Littlejohn guilty of first-degree murder

June 3, 2009 8:26:45 PM PDT
A New York City nightclub bouncer was convicted Wednesday of murdering a graduate student whose naked body was found bound and gagged and wrapped in a quilt on a desolate roadside. Wearing dark glasses, Darryl Littlejohn stared straight ahead as the first-degree murder verdict was read. A jury had deliberated for less than a day in the case, which stirred memories of New York's notorious "preppie killer" slaying and spurred a city crackdown on nightlife security.

The 44-year-old parolee faces up to life in prison without parole in the 2006 death of criminal justice student Imette St.

Guillen of Boston. His sentencing is set for July 8; Littlejohn is already serving 25 years to life for kidnapping another woman.

St. Guillen's family and friends wept quietly in the courtroom as the verdict was read.

After a night out, St. Guillen quarreled with a friend outside a Manhattan bar early on Feb. 24, 2006. St. Guillen wanted to continue drinking, but her friend called it a night.

St. Guillen then walked to The Falls, a bar owned by the same family who ran the tavern where "preppie killer" Robert Chambers met Jennifer Levin before strangling her during rough sex in the 1980s - a fact Littlejohn's lawyers emphasized in his trial.

St. Guillen stayed at The Falls past closing. Witnesses said she was asked to leave, and Littlejohn escorted her out.

Her body was found later that day along a road in Brooklyn. She had been beaten and sexually assaulted before being asphyxiated.

The nature of her abuse was eerily similar to attacks on two other women who say Littlejohn attacked them, but they lived through it, prosecutor Kenneth Taub said. Littlejohn was charged - and convicted - in only one of those attacks, but both women testified during his trial in St. Guillen's death.

Both said a stocky man in fatigues stopped them on New York City streets in 2005, demanded their IDs, handcuffed them and abducted them. One woman escaped; the other was blindfolded, sexually assaulted and eventually released.

In his closing statement, Taub said Littlejohn killed St. Guillen because she could implicate him.

"If he let her live, she would wake up sober the next morning and say, 'The guy that raped me is the guy who threw me out of the bar,"' Taub said.

At the time of her death, St. Guillen was studying criminal justice at John Jay College in Manhattan.

Prosecutors portrayed Littlejohn as a sexual predator with a propensity for pretending he was a law enforcement officer. But in her closing arguments Tuesday, defense attorney Joyce David pinned the slaying on the bar's manager and argued Littlejohn was framed in a cover-up designed to shield the manager's powerful family and former Mayor Rudy Giuliani from scandal.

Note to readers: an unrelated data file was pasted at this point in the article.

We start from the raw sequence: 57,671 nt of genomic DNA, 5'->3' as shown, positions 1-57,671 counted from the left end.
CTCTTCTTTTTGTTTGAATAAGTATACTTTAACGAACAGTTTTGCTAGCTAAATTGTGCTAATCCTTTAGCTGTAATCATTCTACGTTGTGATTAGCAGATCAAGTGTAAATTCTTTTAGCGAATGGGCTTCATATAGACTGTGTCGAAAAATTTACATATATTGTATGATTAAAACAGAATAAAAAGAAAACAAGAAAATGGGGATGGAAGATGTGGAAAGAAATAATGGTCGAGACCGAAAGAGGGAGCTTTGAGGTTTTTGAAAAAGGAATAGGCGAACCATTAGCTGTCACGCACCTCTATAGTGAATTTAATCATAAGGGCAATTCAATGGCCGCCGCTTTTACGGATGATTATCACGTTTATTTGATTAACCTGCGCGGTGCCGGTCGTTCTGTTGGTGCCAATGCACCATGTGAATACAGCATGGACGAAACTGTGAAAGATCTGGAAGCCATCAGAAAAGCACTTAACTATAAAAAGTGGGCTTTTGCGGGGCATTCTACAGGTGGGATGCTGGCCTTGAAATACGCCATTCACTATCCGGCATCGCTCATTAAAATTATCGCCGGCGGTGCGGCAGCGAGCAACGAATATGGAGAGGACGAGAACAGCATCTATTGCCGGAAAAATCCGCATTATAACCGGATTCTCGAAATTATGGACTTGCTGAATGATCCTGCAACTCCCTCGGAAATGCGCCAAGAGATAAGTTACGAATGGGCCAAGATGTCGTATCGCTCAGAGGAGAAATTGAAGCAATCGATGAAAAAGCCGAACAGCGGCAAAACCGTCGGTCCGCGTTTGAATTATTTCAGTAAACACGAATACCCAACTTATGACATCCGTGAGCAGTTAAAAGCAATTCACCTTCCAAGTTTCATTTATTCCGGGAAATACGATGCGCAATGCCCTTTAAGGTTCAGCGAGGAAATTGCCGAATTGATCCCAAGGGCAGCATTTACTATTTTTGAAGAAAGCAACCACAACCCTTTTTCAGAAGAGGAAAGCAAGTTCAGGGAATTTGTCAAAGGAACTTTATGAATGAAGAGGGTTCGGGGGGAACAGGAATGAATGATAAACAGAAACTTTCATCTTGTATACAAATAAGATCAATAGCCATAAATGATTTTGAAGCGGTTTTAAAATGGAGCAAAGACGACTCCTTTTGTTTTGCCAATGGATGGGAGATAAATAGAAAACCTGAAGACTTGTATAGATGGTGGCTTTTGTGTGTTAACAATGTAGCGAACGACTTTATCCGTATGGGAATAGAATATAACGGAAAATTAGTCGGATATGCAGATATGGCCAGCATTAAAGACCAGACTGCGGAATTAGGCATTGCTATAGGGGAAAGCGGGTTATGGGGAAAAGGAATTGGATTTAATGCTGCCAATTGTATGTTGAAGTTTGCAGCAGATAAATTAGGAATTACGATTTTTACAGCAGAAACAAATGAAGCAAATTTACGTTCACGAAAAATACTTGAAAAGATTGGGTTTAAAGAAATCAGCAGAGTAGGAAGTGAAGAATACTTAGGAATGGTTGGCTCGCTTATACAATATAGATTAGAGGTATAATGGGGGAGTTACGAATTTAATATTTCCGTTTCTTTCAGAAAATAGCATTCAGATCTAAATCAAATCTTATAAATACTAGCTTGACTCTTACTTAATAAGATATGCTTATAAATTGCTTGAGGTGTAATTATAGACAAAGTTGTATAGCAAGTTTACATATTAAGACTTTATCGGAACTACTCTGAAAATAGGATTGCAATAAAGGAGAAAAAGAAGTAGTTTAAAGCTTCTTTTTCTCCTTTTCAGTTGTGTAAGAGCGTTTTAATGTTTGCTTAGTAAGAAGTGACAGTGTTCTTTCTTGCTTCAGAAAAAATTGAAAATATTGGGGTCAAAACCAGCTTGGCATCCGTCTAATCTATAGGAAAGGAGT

The manager, Danny Dorrian, comes from a wealthy and well-connected family with a long history in New York nightlife.

The family owns several bars in New York, including Dorrian's Red Hand, the Upper East Side bar that gained notoriety in the "preppie killer" case.

David suggested Dorrian accidentally killed St. Guillen after a night of sexual domination play and then asked his family for help dealing with the case.

Taub called David's accusation "the rankest kind of speculation," and Dorrian denied in testimony having anything to do with St. Guillen's killing or concealing anything criminal.

But he acknowledged that because of his family's history with the Chambers case, he initially wasn't forthcoming with investigators about kicking out St. Guillen.

David said investigators zeroed in on Littlejohn because he had a lengthy criminal record, and police failed to investigate Dorrian to protect his family and avoid potentially dragging Giuliani's name into publicity surrounding the case. Giuliani adviser Anthony Carbonetti has ties to the Dorrian family.

St. Guillen's death was part of a string of incidents - including the July 2006 killing of another clubgoer, 18-year-old Jennifer Moore - that prompted scrutiny of nightlife safety.

In response, the city took steps to require security cameras at nightclub doors and make it easier to shut down businesses that sell fake identification. The city also boosted authorities' ability to make clubs prove their security staffers are licensed.

Club owners also agreed to back voluntary guidelines for improving security, including using scanning machines to record IDs and screening patrons for weapons.


NEW YORK AND TRI-STATE AREA NEWS

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